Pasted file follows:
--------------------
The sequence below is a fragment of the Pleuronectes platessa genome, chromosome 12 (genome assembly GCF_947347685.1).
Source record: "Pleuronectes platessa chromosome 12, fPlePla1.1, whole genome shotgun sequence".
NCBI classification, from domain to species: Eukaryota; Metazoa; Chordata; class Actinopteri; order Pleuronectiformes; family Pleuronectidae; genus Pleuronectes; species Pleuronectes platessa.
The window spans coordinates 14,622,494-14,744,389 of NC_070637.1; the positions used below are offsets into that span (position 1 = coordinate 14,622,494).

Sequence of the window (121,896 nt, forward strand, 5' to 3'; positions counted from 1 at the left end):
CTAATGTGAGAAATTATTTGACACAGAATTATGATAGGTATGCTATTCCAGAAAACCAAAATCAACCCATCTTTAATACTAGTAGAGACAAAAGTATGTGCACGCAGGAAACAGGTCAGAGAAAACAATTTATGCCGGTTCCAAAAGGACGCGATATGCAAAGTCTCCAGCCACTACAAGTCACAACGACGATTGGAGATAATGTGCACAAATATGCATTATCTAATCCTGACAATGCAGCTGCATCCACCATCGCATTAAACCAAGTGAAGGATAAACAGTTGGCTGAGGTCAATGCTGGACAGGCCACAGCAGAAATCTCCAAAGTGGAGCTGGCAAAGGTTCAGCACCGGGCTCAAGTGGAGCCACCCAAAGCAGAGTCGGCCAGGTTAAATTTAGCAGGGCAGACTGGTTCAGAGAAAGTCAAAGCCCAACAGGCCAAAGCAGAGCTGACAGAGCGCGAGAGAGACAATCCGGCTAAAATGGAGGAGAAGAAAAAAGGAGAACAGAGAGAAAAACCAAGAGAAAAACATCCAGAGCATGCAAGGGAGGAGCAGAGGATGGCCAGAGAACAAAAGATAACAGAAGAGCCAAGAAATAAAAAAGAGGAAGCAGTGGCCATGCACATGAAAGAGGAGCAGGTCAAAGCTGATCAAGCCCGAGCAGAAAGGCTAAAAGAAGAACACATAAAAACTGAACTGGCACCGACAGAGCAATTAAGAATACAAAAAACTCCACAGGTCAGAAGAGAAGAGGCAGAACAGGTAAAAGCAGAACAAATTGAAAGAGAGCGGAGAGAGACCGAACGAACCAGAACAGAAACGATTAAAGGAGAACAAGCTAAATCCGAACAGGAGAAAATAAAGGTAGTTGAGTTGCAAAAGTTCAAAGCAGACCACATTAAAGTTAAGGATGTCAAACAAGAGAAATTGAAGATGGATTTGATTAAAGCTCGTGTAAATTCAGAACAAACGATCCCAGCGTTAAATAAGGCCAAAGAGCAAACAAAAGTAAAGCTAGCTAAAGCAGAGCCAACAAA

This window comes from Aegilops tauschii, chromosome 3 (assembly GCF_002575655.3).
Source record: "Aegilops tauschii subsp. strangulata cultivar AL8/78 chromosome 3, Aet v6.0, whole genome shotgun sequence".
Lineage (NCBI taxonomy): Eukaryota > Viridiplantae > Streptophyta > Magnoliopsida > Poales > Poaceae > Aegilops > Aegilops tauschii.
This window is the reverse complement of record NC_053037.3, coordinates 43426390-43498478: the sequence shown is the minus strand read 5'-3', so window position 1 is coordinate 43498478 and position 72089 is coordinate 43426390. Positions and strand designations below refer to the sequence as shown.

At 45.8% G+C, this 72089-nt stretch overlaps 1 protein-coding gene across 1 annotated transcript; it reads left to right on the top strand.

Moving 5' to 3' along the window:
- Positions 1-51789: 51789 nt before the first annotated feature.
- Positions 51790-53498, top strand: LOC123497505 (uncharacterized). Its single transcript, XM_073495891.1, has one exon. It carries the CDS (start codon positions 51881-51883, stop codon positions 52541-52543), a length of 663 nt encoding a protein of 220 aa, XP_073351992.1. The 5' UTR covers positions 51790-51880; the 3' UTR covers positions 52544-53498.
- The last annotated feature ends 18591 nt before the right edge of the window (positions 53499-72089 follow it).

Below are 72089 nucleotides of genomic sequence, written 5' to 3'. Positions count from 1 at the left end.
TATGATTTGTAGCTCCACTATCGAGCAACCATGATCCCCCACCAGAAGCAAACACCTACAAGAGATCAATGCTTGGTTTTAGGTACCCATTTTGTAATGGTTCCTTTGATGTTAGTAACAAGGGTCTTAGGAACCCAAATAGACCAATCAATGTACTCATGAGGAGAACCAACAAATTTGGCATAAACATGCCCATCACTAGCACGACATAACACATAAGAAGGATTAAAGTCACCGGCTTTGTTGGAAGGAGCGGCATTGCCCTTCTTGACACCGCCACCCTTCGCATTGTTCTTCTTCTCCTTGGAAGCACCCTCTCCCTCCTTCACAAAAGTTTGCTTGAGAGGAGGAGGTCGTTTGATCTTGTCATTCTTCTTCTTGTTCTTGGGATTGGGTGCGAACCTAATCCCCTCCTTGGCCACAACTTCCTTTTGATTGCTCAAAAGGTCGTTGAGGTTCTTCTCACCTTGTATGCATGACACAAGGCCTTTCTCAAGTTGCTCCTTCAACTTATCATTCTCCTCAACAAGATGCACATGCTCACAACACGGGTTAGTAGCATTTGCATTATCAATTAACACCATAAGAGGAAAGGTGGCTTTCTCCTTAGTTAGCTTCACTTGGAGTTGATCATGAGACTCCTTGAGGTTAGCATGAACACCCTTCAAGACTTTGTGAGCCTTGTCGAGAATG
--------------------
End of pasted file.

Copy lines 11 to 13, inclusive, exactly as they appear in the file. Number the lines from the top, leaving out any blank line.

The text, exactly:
At 45.8% G+C, this 72089-nt stretch overlaps 1 protein-coding gene across 1 annotated transcript; it reads left to right on the top strand.

Moving 5' to 3' along the window:
- Positions 1-51789: 51789 nt before the first annotated feature.